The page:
The laconic approach to analysis is also evident, however, in his 737 endnotes, whose rich content is dominated by citations of primary documents, which Harms mined in nineteen archives in Europe and the United States. Although twenty leading historians' books on the slave trade are cited in the notes, it is a comparatively light dressing. One finds no hint of what Harms thinks about some of the big questions, such as the overall effect of the slave trade on Africa. As for France, at one point (p. 82) he notes that the trade goods the ship carried to Africa did little to serve French industry, but he is not interested in the larger significance of that fact. He describes the specific local reasons why Captain Pierre Mary is forced to take such low prices for his slaves in Martinique, but he refuses to explore what that may reveal about the colonial economy as a whole. If it is true that the individual voyage was shaped primarily by local conditions, it is implausible to deny the titanic battle between European ruling classes for world domination, which made the slave trade possible and shaped its basic conditions at any given time.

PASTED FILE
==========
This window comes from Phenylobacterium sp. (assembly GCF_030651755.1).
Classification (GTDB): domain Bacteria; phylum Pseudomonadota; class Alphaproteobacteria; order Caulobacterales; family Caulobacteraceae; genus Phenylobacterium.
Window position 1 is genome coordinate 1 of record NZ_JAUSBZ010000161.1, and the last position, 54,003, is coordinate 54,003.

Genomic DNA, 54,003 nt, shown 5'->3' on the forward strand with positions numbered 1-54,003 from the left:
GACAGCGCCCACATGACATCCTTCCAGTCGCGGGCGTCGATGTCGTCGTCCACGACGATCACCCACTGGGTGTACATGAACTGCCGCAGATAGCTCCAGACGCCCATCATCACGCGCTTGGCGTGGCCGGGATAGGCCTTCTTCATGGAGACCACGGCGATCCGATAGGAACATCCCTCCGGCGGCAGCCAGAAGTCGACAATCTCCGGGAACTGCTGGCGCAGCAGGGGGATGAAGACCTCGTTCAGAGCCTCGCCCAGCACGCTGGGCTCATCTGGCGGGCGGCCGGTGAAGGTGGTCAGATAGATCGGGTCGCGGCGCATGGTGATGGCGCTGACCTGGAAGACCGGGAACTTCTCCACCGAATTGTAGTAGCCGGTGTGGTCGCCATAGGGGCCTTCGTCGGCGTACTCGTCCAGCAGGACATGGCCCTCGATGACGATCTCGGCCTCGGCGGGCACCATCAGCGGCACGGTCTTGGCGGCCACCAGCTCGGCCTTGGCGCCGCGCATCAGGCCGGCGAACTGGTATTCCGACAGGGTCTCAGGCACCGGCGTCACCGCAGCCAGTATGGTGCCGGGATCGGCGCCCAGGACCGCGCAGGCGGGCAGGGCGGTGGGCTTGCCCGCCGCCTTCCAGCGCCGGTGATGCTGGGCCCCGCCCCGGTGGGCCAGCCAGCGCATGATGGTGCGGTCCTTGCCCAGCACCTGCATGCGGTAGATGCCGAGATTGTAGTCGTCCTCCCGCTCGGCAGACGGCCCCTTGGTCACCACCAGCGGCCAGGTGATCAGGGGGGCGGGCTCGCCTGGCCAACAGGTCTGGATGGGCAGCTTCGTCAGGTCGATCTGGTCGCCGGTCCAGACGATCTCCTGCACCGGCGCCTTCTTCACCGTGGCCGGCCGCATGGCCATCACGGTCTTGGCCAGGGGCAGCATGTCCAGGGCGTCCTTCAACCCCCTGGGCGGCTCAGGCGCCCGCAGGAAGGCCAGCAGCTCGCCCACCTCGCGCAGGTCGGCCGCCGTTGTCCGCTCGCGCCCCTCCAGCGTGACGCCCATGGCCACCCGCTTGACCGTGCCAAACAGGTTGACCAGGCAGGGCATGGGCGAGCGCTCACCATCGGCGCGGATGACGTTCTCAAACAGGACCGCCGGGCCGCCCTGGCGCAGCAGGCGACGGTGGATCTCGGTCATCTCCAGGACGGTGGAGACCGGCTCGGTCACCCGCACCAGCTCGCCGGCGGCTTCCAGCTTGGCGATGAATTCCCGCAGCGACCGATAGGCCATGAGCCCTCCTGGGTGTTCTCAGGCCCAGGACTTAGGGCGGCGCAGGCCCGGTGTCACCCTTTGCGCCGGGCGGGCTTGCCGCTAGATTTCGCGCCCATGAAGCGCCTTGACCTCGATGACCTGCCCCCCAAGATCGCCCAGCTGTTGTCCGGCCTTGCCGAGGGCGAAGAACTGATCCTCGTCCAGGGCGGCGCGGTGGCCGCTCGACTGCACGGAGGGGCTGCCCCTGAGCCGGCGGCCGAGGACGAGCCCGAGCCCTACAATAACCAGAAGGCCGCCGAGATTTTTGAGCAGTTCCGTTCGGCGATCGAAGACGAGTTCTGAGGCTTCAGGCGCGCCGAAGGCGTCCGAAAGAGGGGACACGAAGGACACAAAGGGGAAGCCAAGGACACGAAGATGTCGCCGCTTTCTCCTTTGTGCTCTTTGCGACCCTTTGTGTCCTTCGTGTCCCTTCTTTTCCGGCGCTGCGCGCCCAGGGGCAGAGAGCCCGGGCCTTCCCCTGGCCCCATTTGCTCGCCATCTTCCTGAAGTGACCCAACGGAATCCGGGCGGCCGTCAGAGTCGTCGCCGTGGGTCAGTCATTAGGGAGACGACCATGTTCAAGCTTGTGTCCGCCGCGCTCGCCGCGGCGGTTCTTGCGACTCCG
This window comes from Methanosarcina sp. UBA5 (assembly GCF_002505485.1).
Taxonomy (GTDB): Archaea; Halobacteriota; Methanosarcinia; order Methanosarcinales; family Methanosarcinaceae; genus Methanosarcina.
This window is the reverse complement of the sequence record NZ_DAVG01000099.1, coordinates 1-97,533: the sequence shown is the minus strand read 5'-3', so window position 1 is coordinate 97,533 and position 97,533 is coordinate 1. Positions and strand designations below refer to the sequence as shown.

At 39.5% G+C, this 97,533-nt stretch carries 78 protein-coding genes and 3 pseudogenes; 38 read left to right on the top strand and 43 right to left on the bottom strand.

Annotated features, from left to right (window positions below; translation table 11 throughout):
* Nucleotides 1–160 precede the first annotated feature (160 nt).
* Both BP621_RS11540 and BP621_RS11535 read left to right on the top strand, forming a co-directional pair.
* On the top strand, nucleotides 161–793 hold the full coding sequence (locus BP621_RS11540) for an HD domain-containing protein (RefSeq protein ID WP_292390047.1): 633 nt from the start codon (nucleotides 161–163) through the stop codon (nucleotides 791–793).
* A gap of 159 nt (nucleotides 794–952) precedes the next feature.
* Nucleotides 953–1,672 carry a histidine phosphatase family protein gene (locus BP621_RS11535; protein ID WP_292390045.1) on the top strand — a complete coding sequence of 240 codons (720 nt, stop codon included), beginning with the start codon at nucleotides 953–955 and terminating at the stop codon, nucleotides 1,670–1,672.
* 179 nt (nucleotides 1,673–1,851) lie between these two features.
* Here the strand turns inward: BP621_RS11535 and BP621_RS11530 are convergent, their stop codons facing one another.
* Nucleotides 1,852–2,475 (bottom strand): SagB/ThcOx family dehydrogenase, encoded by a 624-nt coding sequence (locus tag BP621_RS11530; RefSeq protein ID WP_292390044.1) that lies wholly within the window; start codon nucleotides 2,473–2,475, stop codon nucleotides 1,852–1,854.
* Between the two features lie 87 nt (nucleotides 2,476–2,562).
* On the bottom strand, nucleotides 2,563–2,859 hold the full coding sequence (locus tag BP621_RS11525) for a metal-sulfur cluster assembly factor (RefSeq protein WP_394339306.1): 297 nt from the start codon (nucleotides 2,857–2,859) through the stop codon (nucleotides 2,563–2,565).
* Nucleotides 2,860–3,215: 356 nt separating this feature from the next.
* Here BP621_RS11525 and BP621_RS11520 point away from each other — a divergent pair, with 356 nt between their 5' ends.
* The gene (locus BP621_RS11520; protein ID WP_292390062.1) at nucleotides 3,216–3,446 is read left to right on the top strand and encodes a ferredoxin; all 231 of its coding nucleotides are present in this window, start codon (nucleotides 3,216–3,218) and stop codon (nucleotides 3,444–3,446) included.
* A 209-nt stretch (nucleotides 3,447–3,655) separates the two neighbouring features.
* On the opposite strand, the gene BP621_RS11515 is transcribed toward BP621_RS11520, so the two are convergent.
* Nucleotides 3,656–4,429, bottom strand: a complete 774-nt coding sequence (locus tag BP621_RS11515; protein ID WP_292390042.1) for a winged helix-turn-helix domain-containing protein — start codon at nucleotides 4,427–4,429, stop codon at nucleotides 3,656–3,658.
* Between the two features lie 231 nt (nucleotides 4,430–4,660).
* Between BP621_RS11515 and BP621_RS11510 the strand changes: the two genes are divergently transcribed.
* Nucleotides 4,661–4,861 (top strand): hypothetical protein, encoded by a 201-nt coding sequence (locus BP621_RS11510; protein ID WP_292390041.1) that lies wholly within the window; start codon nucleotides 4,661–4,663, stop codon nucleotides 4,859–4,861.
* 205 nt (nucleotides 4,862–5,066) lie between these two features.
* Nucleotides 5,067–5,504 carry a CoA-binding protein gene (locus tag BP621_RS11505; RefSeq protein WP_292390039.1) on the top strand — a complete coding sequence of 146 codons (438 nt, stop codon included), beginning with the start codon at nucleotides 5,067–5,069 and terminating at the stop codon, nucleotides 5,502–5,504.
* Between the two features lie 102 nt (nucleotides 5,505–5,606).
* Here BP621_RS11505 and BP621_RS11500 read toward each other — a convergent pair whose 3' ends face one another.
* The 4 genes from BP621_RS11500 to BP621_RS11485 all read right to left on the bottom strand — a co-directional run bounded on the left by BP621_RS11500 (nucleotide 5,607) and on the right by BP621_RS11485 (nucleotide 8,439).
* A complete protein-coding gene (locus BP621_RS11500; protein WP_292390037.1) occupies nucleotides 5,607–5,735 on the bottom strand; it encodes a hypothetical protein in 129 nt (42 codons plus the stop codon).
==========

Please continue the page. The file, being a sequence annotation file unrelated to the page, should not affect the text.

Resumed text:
Because of its comparative detachment from historians' leading debates, this book might be embraced with a special enthusiasm by the general reading public. Confidence in the craft of history has been shaken by a rash of recent scandals in the profession, and a good old-fashioned narrative strongly flavored with interesting and easily verified details may be just the right restorative tonic.